Saturday, 28 March 2015
What the D&D Satanic-Panic Did to an Entire Generation of Geeks
So, there's a new academic book on RPGs: "Dangerous Games: What the Moral Panic over Role-Playing Games Says about Play, Religion, and Imagined Worlds".
There's an article reviewing the book, sort of, here. Note, I have not read this book myself; what follows is my own speculations on the subject, not something related to the book.
As to the book, I think the concept is interesting, but as always I am HIGHLY dubious of anything that comes out of academia regarding RPGs, even if it's from my own Religious Studies background. Strike that - ESPECIALLY then, since I know just how indoctrinated that field is by anti-perennial Marxist ideologues who want to see all religion is a meaningless product of local cultural factors.
It does sound like it could be good, though. And there's also this quote:
"When grown-ups told me that playing Dungeons & Dragons (D&D) was going to drive me insane or cause me to worship the devil, it suddenly dawned on me that adults were fallible: They ran the schools, the churches, and the police, but they didn’t always think rationally or know what they were talking about."
As far as the comment above: my own observation as a religious scholar would be that the RPG hobby, and indeed the whole generation of geeks from the time of the Satanic Panic appears (to my observation) to be disproportionately populated by two groups: atheists, and people involved in what is sometimes termed 'alternative religion' (that is, people not in a standard mainstream Christian or Jewish denomination or in an orthodox mainstream version of the traditional religion of their own cultural background, but have become converts to some fringe movement or the westernized version of a non-western religion). We're talking here about just how many gamers are Wiccans, Pagans of other sorts, call themselves Buddhists, Taoists, some form of fringe or ultra-personal Christianity, or New-age "Spiritual" (not really following any religion, but practicing Reiki or Yoga or Crystal Healing or all of the above).
I think that the phenomenon quoted above, the early realization that the very accusation of D&D as "satanic" by trusted authority figures when any young kid playing D&D knew it wasn't, had two effects:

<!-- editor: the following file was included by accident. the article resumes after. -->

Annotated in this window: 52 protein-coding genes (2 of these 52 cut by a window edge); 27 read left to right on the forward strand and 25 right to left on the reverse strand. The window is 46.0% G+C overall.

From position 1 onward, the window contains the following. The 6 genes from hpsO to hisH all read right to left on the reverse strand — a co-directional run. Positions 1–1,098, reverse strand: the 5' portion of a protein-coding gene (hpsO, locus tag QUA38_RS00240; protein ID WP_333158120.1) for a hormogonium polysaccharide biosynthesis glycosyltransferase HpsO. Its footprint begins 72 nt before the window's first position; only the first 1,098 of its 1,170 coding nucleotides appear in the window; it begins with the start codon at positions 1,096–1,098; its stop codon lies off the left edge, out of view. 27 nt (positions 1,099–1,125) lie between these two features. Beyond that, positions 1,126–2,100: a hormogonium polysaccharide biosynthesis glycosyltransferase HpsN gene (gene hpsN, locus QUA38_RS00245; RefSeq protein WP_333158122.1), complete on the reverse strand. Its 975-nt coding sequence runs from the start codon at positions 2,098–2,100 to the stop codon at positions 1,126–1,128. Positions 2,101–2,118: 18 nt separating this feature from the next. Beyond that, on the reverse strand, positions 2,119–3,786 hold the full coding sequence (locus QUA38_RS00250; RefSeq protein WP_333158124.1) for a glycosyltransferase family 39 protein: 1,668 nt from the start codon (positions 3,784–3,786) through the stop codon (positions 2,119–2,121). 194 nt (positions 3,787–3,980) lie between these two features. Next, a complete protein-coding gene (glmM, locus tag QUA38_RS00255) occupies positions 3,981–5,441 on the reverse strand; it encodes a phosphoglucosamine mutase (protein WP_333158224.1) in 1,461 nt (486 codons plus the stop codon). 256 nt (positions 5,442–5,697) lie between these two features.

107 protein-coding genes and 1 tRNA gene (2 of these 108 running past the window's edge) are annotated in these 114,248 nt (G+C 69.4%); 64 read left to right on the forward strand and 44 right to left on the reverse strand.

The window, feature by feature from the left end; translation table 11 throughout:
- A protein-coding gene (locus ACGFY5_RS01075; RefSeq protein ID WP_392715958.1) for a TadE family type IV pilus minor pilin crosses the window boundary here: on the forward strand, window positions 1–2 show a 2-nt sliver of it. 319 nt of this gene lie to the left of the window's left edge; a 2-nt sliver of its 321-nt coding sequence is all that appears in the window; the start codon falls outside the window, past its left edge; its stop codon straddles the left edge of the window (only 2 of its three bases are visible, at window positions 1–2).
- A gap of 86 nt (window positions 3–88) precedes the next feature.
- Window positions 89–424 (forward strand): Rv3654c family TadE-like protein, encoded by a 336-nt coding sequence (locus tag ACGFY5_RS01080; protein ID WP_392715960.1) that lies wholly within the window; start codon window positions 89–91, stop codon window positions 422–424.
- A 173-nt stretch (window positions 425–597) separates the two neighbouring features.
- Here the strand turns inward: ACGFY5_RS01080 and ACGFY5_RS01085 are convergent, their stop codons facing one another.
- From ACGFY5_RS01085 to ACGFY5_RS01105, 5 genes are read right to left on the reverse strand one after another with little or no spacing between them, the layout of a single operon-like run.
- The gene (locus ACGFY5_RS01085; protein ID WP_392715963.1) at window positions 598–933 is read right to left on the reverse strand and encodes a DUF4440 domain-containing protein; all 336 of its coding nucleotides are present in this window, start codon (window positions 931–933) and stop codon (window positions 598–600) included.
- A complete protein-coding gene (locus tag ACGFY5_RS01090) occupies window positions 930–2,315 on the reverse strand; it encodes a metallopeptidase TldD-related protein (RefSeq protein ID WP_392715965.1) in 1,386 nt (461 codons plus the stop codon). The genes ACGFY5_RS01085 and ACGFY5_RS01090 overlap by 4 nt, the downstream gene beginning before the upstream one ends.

a) A lot of those kids felt like they could never just trust anyone's word unquestioned again. It was a potential moment (like many others can be) where you realize that most people don't actually know fuck all about religion/philosophy/reality and are just quoting dogma, rather than a product of their own thought processes brought about by personal experiential experimentation.
b) Half (not literally half, but whatever) of the kids for whom (a) happened decided (not necessarily that very instant, but this event was something that contributed to that direction) that clearly nothing could be real then except for that which is immediately materially quantifiable, and (again, EVENTUALLY) rejected spirituality altogether; while the other half decided (eventually, as a gradual product of, among other things, etc.) that if most people didn't actually know FUCK ALL about religion, they would want to seek it out themselves and find out that experiential Truth.
Ironically, I think that the first 'half' above were the kids who were internally horrified at the idea of being accused of being satanists for liking D&D. They became atheists because deep down they were scared of some sort of "divine punishment" for an inherent spiritual wrongness they didn't even know they had until that moment, and (most horrifyingly) didn't seem to be able to even identify, and so would prefer a world where no such danger could possibly exist. The other kids, who became Wiccans or Pagans or Neo-Buddhists or Tantric Sex Polygamists or hippie Etheogen Experiencers or Ceremonial High Magicians (or, for that matter, literal Satanists), are the ones who deep down weren't afraid of god but outraged by the betrayal of a society that seemed like reality to them and suddenly very clearly wasn't. That moment (among others, blah blah etc.) was a realization of the fundamental illusion of Paradigm, and thus a Paradigm Shift into the weird, in search of the Real.
Of course, that's all just a poetic way of saying that when their parents said "D&D is evil because it teaches you Real Magic!!", some kids said "my parents are retarded; that must mean there's no Jesus and no Real magic!", and other kids said "my parents are retarded; so fuck yeah I'm going to go find me some 'Real Magic'!"
Currently Smoking: Stanwell Compact + Image Latakia